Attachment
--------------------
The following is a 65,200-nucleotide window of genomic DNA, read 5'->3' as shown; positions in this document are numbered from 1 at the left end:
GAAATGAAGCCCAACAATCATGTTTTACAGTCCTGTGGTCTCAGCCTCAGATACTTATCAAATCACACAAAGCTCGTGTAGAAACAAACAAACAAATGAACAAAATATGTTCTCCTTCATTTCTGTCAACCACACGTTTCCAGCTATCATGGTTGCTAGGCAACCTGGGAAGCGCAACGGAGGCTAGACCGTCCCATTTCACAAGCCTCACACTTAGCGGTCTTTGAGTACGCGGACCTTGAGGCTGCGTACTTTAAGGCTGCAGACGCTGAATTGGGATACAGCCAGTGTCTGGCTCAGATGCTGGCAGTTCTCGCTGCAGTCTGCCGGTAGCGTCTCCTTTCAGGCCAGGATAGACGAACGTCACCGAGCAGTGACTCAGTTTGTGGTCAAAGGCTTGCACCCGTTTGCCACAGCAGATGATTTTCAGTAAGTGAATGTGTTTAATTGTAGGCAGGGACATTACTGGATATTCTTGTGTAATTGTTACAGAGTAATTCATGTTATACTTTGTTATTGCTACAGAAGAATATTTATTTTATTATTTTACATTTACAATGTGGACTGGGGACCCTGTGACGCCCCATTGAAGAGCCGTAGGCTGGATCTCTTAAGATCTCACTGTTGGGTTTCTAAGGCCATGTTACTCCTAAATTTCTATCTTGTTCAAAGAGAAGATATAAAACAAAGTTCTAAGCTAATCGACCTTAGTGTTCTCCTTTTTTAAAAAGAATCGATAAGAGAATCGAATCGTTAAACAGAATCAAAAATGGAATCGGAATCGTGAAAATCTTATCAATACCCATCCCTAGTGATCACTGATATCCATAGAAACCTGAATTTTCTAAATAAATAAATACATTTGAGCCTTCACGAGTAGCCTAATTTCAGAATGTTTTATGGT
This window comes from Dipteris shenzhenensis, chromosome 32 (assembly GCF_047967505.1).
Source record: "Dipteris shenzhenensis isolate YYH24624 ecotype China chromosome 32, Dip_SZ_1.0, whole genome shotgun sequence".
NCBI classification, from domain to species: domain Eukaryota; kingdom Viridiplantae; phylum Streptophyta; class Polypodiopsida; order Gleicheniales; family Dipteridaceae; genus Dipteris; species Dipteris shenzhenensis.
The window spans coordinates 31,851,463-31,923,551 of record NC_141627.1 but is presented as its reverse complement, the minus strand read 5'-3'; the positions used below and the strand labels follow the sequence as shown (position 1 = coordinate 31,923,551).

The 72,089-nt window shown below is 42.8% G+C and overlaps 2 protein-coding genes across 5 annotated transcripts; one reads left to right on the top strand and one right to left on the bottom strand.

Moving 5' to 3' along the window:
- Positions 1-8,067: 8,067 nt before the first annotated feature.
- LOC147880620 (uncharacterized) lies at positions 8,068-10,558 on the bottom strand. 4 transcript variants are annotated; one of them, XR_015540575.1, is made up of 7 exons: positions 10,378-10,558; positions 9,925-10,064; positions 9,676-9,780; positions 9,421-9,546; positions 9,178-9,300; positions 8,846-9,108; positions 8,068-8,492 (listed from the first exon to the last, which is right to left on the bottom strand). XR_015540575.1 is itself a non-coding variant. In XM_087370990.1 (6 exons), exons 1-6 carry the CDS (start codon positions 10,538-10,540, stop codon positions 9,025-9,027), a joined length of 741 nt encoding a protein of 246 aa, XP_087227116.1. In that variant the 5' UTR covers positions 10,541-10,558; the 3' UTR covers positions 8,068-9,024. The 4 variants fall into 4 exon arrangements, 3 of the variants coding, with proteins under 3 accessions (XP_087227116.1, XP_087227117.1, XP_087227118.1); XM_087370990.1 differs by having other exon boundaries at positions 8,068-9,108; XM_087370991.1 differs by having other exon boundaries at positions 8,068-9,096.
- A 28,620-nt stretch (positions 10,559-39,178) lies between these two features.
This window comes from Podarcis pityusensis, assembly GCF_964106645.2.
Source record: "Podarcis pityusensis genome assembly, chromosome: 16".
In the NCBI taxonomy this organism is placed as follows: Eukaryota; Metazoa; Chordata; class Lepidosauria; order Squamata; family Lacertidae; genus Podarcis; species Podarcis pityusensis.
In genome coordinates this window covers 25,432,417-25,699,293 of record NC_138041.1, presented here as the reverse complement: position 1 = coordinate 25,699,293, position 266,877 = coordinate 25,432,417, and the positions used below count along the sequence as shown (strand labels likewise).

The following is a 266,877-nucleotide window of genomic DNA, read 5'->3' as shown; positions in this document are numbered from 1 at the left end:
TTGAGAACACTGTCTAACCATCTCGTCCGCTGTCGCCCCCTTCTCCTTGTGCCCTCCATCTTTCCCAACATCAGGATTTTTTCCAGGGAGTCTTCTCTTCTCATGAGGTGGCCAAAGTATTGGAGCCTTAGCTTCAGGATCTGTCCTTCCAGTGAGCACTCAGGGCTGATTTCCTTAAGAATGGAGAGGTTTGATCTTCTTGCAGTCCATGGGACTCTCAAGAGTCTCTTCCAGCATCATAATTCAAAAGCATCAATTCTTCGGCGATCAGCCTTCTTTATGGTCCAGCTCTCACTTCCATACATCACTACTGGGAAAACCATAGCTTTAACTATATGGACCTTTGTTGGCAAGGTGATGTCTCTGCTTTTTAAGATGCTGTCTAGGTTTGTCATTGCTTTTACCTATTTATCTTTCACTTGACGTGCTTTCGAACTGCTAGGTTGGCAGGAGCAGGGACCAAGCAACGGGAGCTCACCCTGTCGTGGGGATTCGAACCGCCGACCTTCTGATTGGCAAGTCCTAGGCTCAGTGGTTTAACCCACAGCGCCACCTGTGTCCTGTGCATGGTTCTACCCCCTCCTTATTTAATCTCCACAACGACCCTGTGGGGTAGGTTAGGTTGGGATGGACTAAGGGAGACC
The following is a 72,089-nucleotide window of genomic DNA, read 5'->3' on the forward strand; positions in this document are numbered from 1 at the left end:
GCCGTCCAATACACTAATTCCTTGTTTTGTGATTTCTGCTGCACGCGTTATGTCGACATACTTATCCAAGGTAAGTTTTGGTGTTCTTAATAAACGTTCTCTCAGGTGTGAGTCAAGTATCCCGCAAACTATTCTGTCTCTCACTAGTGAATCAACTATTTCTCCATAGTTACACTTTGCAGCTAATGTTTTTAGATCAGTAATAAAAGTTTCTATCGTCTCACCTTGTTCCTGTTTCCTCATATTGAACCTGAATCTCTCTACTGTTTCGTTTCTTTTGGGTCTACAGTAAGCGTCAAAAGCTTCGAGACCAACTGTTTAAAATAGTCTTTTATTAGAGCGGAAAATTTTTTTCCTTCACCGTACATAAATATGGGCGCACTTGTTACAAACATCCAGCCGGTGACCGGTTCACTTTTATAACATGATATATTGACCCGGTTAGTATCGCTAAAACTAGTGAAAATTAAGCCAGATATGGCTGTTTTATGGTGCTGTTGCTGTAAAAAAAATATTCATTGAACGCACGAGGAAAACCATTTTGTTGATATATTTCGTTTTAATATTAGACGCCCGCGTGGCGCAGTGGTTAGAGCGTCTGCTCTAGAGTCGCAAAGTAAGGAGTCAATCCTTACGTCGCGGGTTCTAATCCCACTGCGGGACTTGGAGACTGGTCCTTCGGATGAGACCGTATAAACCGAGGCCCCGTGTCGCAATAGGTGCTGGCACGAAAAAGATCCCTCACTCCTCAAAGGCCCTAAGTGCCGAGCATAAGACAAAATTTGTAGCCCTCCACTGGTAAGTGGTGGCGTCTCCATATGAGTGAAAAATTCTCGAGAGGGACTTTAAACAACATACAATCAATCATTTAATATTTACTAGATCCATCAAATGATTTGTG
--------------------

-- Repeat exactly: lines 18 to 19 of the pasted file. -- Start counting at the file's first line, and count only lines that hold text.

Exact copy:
The following is a 72,089-nucleotide window of genomic DNA, read 5'->3' on the forward strand; positions in this document are numbered from 1 at the left end:
GCCGTCCAATACACTAATTCCTTGTTTTGTGATTTCTGCTGCACGCGTTATGTCGACATACTTATCCAAGGTAAGTTTTGGTGTTCTTAATAAACGTTCTCTCAGGTGTGAGTCAAGTATCCCGCAAACTATTCTGTCTCTCACTAGTGAATCAACTATTTCTCCATAGTTACACTTTGCAGCTAATGTTTTTAGATCAGTAATAAAAGTTTCTATCGTCTCACCTTGTTCCTGTTTCCTCATATTGAACCTGAATCTCTCTACTGTTTCGTTTCTTTTGGGTCTACAGTAAGCGTCAAAAGCTTCGAGACCAACTGTTTAAAATAGTCTTTTATTAGAGCGGAAAATTTTTTTCCTTCACCGTACATAAATATGGGCGCACTTGTTACAAACATCCAGCCGGTGACCGGTTCACTTTTATAACATGATATATTGACCCGGTTAGTATCGCTAAAACTAGTGAAAATTAAGCCAGATATGGCTGTTTTATGGTGCTGTTGCTGTAAAAAAAATATTCATTGAACGCACGAGGAAAACCATTTTGTTGATATATTTCGTTTTAATATTAGACGCCCGCGTGGCGCAGTGGTTAGAGCGTCTGCTCTAGAGTCGCAAAGTAAGGAGTCAATCCTTACGTCGCGGGTTCTAATCCCACTGCGGGACTTGGAGACTGGTCCTTCGGATGAGACCGTATAAACCGAGGCCCCGTGTCGCAATAGGTGCTGGCACGAAAAAGATCCCTCACTCCTCAAAGGCCCTAAGTGCCGAGCATAAGACAAAATTTGTAGCCCTCCACTGGTAAGTGGTGGCGTCTCCATATGAGTGAAAAATTCTCGAGAGGGACTTTAAACAACATACAATCAATCATTTAATATTTACTAGATCCATCAAATGATTTGTG